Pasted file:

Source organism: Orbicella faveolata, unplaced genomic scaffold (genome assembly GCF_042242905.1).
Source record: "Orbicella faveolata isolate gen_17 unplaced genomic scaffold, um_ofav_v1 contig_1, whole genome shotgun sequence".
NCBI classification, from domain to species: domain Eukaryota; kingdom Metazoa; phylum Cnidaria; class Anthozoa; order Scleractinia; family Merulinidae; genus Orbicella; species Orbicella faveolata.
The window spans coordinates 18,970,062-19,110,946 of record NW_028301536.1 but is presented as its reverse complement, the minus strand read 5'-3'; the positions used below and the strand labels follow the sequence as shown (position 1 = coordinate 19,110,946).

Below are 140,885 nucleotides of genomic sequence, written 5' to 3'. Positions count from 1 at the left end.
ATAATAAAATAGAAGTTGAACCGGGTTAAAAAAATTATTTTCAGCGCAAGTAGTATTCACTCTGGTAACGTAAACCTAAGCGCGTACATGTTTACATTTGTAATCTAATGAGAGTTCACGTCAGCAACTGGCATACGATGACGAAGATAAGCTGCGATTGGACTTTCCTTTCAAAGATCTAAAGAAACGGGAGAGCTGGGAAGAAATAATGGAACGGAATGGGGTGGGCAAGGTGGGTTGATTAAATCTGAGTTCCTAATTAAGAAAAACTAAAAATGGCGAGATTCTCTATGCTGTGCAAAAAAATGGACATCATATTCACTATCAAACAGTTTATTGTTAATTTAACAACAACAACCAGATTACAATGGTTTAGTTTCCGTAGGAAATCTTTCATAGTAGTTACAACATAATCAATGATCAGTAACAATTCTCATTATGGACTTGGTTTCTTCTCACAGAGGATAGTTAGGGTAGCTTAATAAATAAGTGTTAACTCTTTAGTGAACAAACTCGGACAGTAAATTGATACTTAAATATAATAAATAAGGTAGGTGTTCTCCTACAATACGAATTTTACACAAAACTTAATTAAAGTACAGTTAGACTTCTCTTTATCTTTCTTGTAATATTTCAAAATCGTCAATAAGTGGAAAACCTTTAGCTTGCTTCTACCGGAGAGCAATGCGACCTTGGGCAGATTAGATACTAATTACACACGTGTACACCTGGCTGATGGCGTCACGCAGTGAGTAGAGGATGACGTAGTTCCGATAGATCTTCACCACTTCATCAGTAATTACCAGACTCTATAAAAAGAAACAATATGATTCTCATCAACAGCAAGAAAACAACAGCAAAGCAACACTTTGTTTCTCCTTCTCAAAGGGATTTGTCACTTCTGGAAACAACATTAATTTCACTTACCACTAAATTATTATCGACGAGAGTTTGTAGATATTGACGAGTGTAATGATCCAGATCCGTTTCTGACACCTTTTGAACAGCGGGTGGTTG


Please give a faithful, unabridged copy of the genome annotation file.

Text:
Source organism: Orbicella faveolata, unplaced genomic scaffold (genome assembly GCF_042242905.1).
Source record: "Orbicella faveolata isolate gen_17 unplaced genomic scaffold, um_ofav_v1 contig_1, whole genome shotgun sequence".
NCBI classification, from domain to species: domain Eukaryota; kingdom Metazoa; phylum Cnidaria; class Anthozoa; order Scleractinia; family Merulinidae; genus Orbicella; species Orbicella faveolata.
The window spans coordinates 18,970,062-19,110,946 of record NW_028301536.1 but is presented as its reverse complement, the minus strand read 5'-3'; the positions used below and the strand labels follow the sequence as shown (position 1 = coordinate 19,110,946).

Below are 140,885 nucleotides of genomic sequence, written 5' to 3'. Positions count from 1 at the left end.
ATAATAAAATAGAAGTTGAACCGGGTTAAAAAAATTATTTTCAGCGCAAGTAGTATTCACTCTGGTAACGTAAACCTAAGCGCGTACATGTTTACATTTGTAATCTAATGAGAGTTCACGTCAGCAACTGGCATACGATGACGAAGATAAGCTGCGATTGGACTTTCCTTTCAAAGATCTAAAGAAACGGGAGAGCTGGGAAGAAATAATGGAACGGAATGGGGTGGGCAAGGTGGGTTGATTAAATCTGAGTTCCTAATTAAGAAAAACTAAAAATGGCGAGATTCTCTATGCTGTGCAAAAAAATGGACATCATATTCACTATCAAACAGTTTATTGTTAATTTAACAACAACAACCAGATTACAATGGTTTAGTTTCCGTAGGAAATCTTTCATAGTAGTTACAACATAATCAATGATCAGTAACAATTCTCATTATGGACTTGGTTTCTTCTCACAGAGGATAGTTAGGGTAGCTTAATAAATAAGTGTTAACTCTTTAGTGAACAAACTCGGACAGTAAATTGATACTTAAATATAATAAATAAGGTAGGTGTTCTCCTACAATACGAATTTTACACAAAACTTAATTAAAGTACAGTTAGACTTCTCTTTATCTTTCTTGTAATATTTCAAAATCGTCAATAAGTGGAAAACCTTTAGCTTGCTTCTACCGGAGAGCAATGCGACCTTGGGCAGATTAGATACTAATTACACACGTGTACACCTGGCTGATGGCGTCACGCAGTGAGTAGAGGATGACGTAGTTCCGATAGATCTTCACCACTTCATCAGTAATTACCAGACTCTATAAAAAGAAACAATATGATTCTCATCAACAGCAAGAAAACAACAGCAAAGCAACACTTTGTTTCTCCTTCTCAAAGGGATTTGTCACTTCTGGAAACAACATTAATTTCACTTACCACTAAATTATTATCGACGAGAGTTTGTAGATATTGACGAGTGTAATGATCCAGATCCGTTTCTGACACCTTTTGAACAGCGGGTGGTTG